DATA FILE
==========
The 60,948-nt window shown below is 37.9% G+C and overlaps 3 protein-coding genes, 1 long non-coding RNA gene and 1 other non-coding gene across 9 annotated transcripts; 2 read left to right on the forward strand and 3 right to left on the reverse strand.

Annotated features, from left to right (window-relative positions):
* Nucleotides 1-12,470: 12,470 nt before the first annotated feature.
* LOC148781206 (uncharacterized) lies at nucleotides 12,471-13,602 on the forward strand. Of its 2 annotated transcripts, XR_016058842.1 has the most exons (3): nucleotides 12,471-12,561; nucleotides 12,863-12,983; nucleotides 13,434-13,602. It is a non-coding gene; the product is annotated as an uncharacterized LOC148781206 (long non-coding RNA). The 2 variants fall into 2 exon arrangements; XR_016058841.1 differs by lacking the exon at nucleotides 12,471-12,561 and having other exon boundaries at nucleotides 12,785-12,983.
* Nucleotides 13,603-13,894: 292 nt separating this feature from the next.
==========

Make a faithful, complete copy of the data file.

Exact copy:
The 60,948-nt window shown below is 37.9% G+C and overlaps 3 protein-coding genes, 1 long non-coding RNA gene and 1 other non-coding gene across 9 annotated transcripts; 2 read left to right on the forward strand and 3 right to left on the reverse strand.

Annotated features, from left to right (window-relative positions):
* Nucleotides 1-12,470: 12,470 nt before the first annotated feature.
* LOC148781206 (uncharacterized) lies at nucleotides 12,471-13,602 on the forward strand. Of its 2 annotated transcripts, XR_016058842.1 has the most exons (3): nucleotides 12,471-12,561; nucleotides 12,863-12,983; nucleotides 13,434-13,602. It is a non-coding gene; the product is annotated as an uncharacterized LOC148781206 (long non-coding RNA). The 2 variants fall into 2 exon arrangements; XR_016058841.1 differs by lacking the exon at nucleotides 12,471-12,561 and having other exon boundaries at nucleotides 12,785-12,983.
* Nucleotides 13,603-13,894: 292 nt separating this feature from the next.